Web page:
What is OPERS?
OPERS stands for The Ohio Public Employees Retirement System. This is a retirement pension system offered to public Ohio employees that replaces the standard Social Security system. As an employee, you contribute 10% of your annual salary towards your OPERS retirement and your employer contributes another 14% of your annual salary.
For anyone that has ridden a rollercoaster, you understand both the thrills and stomach-churning feelings that come with the experience. For investors, these were likely similar feelings you had throughout the year as well. Consider this: in 2020, we had the fastest bear market in history followed by the fastest recovery, all brought on by the Coronavirus, impacting global businesses, large and small.
There are two types of funds you may be looking to invest in: actively managed and passively managed. First, a fund is an investment tool that takes your investment capital and divides it between selected stocks and bonds, all bundled within one fund. While the two can invest your money in the same bundle, there are key differences.
Last month, Ryan Bayonnet, CFP®, MSF was interviewed by Veronica Dagher, a senior wealth management reporter for The Wall Street Journal. In the interview, Ryan discussed with Veronica how to handle family money disagreements that arose from the COVID-19 Pandemic and subsequent economic downturn.
There has been much talk about the upcoming election. Not surprisingly, there are a lot of prognostications taking place on how the markets will fare with several potential scenarios (Republican/Democrat as President, Republicans/Democrats in charge of the Senate/House).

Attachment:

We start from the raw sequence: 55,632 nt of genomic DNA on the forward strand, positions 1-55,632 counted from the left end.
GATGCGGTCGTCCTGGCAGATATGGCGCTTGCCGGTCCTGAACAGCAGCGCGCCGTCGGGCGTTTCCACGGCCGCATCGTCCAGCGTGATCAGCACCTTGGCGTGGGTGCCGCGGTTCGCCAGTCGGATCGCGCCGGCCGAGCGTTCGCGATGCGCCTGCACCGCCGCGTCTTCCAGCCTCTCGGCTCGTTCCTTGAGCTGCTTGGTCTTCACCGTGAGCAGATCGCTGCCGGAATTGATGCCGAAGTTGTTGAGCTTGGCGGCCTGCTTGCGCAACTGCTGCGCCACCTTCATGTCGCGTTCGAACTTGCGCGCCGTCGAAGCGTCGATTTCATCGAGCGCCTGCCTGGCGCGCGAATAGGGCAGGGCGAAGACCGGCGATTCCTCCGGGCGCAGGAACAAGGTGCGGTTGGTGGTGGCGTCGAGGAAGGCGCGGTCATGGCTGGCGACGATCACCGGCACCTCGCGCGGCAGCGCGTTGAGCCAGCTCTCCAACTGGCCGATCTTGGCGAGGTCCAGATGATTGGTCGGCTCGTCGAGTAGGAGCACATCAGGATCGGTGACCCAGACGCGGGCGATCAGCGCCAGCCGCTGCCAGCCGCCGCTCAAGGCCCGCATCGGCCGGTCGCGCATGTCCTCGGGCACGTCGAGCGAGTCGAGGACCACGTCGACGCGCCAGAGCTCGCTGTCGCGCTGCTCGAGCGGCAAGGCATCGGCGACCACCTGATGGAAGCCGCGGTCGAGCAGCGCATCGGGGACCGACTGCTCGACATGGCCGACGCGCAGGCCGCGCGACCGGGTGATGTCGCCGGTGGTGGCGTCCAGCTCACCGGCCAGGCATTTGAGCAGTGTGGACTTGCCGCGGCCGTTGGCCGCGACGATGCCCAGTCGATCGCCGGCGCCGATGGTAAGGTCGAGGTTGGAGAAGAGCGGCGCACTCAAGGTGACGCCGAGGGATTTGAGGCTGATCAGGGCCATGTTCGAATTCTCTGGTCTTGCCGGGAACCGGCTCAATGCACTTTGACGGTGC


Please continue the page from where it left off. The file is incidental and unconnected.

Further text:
You hear it all the time: you should make sure your retirement savings at least keep pace with inflation. But what is inflation and how does it really affect your retirement savings? Let’s explore.
If we think about the markets and economy as a puzzle that was in scattered pieces from a sharp decline in the first quarter, the second quarter was spent trying to put those pieces back together. Looking back to April, we saw unemployment jump to 14.7%, the highest level recorded since the Bureau of Labor Statistics (BLS) started recording the data in 1948 (source: www.wsj.com). What made this increase so surprising was the speed with which it happened. In February 2020, the unemployment rate was the lowest it had been in 50 years (3.5%).
Last week, Ryan Bayonnet, CFP®, MSF was featured in MarketWatch's article How Economic Slumps Inflict Permanent ‘Scars’ on Spending and Saving. Read more here.
As we sit down to write this piece in early April 2020, we think it is important to acknowledge a few things. First, we are hoping you and your families are safe and well. Second, we understand that there is a lot of anxiety about the crisis itself as well as the downstream repercussions, both from a human and economic perspective. Third, the virus is moving across the globe, and events are changing rapidly. There may be some new information that makes this quarterly review obsolete by the time you read it, but we are going to move on with what we know now. Hopefully, you have been able to use this time to do some activities you don’t normally have the time to enjoy.
In response to the unfolding COVID-19 global pandemic, the Coronavirus Aid, Relief, and Economic Security Act was unanimously passed by the Senate on March 25, 2020. The next day it was passed in the House via voice vote and signed into law by the President.